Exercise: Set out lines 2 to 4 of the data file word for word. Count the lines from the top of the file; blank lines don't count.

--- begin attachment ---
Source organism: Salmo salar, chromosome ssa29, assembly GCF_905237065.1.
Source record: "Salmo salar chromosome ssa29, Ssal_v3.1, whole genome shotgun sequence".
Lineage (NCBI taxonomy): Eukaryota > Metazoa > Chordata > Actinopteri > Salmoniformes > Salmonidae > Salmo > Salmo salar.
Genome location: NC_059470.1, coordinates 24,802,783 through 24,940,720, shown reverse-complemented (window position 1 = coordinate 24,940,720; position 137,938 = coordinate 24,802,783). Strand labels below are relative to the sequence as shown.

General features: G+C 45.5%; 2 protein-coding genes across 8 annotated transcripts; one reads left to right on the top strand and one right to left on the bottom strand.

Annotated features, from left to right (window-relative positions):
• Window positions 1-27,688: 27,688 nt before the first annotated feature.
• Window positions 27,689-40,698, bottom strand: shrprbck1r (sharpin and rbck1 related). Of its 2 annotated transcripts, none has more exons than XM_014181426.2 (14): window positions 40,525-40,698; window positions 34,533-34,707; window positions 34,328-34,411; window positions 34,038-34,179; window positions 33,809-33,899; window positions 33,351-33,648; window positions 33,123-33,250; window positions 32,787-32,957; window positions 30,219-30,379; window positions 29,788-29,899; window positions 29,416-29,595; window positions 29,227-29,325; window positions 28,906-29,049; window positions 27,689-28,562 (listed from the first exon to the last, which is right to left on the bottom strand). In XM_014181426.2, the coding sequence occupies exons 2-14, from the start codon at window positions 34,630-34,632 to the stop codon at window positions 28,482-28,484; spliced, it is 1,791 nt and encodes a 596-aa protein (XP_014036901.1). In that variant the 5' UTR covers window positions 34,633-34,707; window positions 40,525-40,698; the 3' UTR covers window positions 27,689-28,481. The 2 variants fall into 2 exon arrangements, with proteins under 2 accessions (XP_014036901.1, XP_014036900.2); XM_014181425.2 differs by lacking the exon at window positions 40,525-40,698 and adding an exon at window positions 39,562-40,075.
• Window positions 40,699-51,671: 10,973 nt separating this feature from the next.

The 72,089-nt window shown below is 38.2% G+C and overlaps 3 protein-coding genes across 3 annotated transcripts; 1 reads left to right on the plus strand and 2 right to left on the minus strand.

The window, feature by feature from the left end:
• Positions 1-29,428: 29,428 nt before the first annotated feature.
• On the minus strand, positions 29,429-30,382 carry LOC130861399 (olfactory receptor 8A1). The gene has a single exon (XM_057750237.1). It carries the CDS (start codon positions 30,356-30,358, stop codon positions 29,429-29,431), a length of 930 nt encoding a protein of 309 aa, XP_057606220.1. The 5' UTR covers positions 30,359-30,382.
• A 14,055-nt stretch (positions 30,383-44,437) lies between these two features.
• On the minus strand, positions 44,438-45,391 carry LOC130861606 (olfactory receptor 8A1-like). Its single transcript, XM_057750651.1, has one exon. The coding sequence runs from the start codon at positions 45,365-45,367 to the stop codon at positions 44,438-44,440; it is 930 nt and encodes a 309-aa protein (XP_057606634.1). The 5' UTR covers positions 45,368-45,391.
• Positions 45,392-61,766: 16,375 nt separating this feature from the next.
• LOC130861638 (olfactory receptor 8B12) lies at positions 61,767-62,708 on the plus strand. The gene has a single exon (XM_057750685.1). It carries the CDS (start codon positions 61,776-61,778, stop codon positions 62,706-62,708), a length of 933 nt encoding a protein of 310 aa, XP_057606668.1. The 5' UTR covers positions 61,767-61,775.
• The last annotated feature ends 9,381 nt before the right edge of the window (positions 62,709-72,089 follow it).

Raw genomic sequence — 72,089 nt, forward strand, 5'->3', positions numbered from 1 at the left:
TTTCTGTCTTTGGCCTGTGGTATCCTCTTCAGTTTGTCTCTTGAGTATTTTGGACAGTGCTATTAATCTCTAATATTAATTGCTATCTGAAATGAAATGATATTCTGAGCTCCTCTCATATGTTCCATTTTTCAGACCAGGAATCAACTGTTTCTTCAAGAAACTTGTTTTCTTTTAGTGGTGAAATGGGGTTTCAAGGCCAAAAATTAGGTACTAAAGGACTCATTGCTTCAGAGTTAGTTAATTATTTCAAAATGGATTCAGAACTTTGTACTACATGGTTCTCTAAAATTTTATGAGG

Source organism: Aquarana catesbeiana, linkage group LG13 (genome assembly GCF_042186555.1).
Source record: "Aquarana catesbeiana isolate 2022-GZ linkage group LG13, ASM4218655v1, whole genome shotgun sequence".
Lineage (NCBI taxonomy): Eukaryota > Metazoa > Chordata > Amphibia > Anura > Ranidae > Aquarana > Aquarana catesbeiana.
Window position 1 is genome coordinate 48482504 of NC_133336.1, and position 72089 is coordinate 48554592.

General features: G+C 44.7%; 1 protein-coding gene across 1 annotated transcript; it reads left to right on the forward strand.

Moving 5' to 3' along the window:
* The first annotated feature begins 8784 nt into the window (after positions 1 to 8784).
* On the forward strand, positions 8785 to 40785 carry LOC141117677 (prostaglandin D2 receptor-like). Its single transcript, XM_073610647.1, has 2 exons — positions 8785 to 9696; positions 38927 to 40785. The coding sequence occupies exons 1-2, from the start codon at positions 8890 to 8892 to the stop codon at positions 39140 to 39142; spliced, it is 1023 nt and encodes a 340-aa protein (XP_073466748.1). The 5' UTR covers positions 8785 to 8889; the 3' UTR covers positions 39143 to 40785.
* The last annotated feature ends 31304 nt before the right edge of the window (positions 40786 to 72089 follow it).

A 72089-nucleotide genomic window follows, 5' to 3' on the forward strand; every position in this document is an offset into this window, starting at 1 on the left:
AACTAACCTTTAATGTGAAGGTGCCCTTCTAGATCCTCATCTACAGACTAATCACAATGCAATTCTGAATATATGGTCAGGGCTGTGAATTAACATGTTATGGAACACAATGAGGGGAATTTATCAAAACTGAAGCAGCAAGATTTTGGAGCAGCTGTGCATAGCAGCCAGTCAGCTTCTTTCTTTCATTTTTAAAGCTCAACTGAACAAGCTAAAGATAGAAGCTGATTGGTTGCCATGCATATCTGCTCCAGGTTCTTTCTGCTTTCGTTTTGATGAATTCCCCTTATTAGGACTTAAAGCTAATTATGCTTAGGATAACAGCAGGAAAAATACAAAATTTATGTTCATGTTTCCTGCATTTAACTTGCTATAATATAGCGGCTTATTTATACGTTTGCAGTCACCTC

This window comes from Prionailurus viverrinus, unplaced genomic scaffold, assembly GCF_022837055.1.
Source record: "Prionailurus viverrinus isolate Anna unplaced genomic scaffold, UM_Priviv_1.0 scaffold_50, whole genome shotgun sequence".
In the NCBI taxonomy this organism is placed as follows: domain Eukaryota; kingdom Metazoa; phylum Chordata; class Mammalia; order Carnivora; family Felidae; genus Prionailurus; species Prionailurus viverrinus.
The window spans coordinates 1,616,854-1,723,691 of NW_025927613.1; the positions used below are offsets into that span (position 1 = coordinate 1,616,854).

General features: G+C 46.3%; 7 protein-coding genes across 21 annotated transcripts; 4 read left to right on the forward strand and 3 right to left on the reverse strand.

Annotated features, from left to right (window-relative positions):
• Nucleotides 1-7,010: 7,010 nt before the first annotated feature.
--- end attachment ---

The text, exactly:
Source record: "Salmo salar chromosome ssa29, Ssal_v3.1, whole genome shotgun sequence".
Lineage (NCBI taxonomy): Eukaryota > Metazoa > Chordata > Actinopteri > Salmoniformes > Salmonidae > Salmo > Salmo salar.
Genome location: NC_059470.1, coordinates 24,802,783 through 24,940,720, shown reverse-complemented (window position 1 = coordinate 24,940,720; position 137,938 = coordinate 24,802,783). Strand labels below are relative to the sequence as shown.